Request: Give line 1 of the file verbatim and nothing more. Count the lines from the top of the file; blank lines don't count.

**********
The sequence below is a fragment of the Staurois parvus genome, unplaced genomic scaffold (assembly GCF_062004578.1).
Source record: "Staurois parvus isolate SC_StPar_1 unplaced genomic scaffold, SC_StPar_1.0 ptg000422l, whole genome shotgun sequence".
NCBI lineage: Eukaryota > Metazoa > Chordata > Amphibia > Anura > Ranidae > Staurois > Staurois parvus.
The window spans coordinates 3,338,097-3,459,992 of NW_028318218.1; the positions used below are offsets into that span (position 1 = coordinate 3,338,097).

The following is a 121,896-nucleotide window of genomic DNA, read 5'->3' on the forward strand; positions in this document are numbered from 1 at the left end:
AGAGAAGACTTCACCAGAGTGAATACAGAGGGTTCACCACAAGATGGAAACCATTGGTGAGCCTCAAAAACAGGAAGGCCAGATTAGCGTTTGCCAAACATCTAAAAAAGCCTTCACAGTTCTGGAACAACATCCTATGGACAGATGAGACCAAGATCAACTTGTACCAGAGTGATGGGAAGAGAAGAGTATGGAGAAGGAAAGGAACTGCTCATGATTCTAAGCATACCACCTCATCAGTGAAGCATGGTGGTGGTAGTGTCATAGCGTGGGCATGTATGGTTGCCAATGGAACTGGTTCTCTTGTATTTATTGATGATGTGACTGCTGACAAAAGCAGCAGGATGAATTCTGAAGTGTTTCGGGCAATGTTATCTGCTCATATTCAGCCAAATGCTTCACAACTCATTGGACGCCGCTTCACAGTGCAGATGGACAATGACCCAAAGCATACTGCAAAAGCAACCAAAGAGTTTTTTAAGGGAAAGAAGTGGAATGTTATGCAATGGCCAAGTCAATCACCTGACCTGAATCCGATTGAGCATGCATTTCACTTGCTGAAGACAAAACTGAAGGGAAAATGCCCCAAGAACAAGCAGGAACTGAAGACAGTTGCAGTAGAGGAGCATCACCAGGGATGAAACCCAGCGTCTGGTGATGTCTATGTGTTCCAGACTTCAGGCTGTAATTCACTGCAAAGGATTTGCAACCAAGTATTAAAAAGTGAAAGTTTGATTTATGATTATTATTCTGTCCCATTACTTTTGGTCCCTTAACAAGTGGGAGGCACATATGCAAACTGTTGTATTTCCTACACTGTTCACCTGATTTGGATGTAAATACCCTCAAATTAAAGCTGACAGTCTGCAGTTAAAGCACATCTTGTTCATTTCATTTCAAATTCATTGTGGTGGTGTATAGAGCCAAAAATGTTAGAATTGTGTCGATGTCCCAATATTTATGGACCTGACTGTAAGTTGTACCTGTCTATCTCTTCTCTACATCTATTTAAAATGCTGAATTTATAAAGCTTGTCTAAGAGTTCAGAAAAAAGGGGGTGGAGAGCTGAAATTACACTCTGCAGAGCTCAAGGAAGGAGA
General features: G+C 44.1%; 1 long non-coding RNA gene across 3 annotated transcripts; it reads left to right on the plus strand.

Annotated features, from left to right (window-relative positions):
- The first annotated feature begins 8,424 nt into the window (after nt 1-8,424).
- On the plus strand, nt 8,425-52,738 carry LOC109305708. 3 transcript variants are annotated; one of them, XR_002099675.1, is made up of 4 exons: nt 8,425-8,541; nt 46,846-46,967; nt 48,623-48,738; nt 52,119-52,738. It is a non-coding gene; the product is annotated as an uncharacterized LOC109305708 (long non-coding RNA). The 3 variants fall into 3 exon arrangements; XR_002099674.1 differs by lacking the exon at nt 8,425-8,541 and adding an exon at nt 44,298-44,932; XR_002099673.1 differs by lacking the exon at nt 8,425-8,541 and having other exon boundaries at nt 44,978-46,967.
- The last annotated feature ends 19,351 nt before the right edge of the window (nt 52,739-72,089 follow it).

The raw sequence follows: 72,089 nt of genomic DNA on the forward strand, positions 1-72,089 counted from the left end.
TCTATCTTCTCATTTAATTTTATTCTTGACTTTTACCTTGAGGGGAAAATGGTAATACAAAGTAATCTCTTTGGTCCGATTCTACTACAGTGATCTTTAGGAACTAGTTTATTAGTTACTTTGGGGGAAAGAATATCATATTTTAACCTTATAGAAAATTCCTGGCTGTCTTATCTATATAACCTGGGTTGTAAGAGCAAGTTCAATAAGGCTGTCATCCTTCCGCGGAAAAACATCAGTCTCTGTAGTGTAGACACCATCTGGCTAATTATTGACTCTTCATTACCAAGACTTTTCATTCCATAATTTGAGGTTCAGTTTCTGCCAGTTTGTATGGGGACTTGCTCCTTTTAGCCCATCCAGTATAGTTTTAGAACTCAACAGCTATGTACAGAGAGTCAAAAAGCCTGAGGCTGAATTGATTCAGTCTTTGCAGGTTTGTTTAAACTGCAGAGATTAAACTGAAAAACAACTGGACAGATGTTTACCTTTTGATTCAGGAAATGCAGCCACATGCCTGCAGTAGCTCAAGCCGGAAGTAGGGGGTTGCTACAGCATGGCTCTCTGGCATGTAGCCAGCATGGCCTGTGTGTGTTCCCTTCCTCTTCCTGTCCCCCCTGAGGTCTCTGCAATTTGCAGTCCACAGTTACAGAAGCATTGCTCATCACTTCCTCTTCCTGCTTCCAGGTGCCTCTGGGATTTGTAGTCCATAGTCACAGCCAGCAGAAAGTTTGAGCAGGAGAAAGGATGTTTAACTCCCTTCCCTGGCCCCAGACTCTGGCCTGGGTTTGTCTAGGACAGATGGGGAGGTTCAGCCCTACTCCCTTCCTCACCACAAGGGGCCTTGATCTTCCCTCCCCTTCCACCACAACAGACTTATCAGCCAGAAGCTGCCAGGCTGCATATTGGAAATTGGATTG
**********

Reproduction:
The sequence below is a fragment of the Staurois parvus genome, unplaced genomic scaffold (assembly GCF_062004578.1).